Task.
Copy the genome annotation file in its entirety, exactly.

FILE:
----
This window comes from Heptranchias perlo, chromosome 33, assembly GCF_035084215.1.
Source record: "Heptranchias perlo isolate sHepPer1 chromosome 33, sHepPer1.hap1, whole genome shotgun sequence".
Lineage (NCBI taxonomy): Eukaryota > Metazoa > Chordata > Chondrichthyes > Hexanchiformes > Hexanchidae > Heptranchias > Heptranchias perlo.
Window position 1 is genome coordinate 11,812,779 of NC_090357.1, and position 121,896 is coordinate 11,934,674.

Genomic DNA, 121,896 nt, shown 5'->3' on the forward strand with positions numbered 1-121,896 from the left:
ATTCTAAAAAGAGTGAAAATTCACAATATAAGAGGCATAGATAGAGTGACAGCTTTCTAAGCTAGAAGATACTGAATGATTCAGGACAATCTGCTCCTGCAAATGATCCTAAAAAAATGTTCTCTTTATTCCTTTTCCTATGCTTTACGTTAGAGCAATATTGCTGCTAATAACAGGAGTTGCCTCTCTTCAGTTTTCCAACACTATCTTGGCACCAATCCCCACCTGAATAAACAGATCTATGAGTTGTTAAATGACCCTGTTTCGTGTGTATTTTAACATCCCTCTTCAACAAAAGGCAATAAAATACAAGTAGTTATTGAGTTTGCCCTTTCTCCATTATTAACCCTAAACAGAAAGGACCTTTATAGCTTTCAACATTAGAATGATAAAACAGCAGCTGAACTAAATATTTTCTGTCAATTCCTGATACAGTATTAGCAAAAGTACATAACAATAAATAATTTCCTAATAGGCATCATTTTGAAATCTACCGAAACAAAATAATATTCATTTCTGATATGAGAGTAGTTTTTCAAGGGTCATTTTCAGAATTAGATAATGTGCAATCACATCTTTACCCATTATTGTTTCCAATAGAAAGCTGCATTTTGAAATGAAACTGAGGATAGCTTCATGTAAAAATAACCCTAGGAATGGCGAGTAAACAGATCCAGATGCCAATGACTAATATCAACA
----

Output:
This window comes from Heptranchias perlo, chromosome 33, assembly GCF_035084215.1.
Source record: "Heptranchias perlo isolate sHepPer1 chromosome 33, sHepPer1.hap1, whole genome shotgun sequence".
Lineage (NCBI taxonomy): Eukaryota > Metazoa > Chordata > Chondrichthyes > Hexanchiformes > Hexanchidae > Heptranchias > Heptranchias perlo.
Window position 1 is genome coordinate 11,812,779 of NC_090357.1, and position 121,896 is coordinate 11,934,674.

Genomic DNA, 121,896 nt, shown 5'->3' on the forward strand with positions numbered 1-121,896 from the left:
ATTCTAAAAAGAGTGAAAATTCACAATATAAGAGGCATAGATAGAGTGACAGCTTTCTAAGCTAGAAGATACTGAATGATTCAGGACAATCTGCTCCTGCAAATGATCCTAAAAAAATGTTCTCTTTATTCCTTTTCCTATGCTTTACGTTAGAGCAATATTGCTGCTAATAACAGGAGTTGCCTCTCTTCAGTTTTCCAACACTATCTTGGCACCAATCCCCACCTGAATAAACAGATCTATGAGTTGTTAAATGACCCTGTTTCGTGTGTATTTTAACATCCCTCTTCAACAAAAGGCAATAAAATACAAGTAGTTATTGAGTTTGCCCTTTCTCCATTATTAACCCTAAACAGAAAGGACCTTTATAGCTTTCAACATTAGAATGATAAAACAGCAGCTGAACTAAATATTTTCTGTCAATTCCTGATACAGTATTAGCAAAAGTACATAACAATAAATAATTTCCTAATAGGCATCATTTTGAAATCTACCGAAACAAAATAATATTCATTTCTGATATGAGAGTAGTTTTTCAAGGGTCATTTTCAGAATTAGATAATGTGCAATCACATCTTTACCCATTATTGTTTCCAATAGAAAGCTGCATTTTGAAATGAAACTGAGGATAGCTTCATGTAAAAATAACCCTAGGAATGGCGAGTAAACAGATCCAGATGCCAATGACTAATATCAACA